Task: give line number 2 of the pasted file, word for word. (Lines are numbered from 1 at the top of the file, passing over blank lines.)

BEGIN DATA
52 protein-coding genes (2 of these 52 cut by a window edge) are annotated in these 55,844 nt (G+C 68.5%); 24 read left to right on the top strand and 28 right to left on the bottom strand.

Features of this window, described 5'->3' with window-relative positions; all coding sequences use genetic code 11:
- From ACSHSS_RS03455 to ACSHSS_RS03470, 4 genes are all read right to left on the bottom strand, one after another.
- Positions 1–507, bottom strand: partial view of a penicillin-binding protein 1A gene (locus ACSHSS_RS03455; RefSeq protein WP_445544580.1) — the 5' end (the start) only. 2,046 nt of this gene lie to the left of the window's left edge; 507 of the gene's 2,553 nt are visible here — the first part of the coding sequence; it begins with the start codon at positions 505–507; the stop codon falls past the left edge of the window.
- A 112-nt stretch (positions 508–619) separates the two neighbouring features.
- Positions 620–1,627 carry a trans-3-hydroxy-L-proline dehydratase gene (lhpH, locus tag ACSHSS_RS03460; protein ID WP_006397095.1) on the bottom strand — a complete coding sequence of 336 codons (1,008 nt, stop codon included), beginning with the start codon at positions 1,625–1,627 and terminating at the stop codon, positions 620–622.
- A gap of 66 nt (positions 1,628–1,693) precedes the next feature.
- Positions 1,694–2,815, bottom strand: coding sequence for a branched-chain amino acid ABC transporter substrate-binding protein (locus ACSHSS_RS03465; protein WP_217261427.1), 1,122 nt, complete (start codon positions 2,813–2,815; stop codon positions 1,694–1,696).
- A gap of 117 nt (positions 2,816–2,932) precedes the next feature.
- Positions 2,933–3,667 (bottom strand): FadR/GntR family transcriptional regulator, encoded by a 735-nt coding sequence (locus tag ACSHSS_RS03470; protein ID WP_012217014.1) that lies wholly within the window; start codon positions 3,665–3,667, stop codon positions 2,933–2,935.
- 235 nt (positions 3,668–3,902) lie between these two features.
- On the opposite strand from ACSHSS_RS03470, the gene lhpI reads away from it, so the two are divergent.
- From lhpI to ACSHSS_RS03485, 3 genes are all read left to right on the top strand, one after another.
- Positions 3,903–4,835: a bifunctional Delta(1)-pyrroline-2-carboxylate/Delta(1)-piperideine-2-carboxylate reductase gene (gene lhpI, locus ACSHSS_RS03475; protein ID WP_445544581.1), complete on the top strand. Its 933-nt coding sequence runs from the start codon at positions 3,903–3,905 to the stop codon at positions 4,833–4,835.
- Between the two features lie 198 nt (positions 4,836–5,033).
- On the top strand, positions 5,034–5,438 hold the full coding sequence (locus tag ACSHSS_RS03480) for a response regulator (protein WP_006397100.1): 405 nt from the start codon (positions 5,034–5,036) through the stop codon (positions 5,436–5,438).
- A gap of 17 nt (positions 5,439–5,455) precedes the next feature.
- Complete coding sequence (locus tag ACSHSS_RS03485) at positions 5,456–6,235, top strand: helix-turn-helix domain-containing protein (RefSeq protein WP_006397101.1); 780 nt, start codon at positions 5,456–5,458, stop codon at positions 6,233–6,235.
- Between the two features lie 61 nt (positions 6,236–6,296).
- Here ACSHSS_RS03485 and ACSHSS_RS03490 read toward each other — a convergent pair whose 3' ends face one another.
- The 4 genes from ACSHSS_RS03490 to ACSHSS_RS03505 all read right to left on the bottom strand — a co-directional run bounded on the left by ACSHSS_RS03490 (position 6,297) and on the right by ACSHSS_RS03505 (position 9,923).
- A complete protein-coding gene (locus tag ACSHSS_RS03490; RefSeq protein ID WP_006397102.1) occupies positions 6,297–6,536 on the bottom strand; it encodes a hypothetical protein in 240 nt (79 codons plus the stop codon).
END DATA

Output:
Features of this window, described 5'->3' with window-relative positions; all coding sequences use genetic code 11: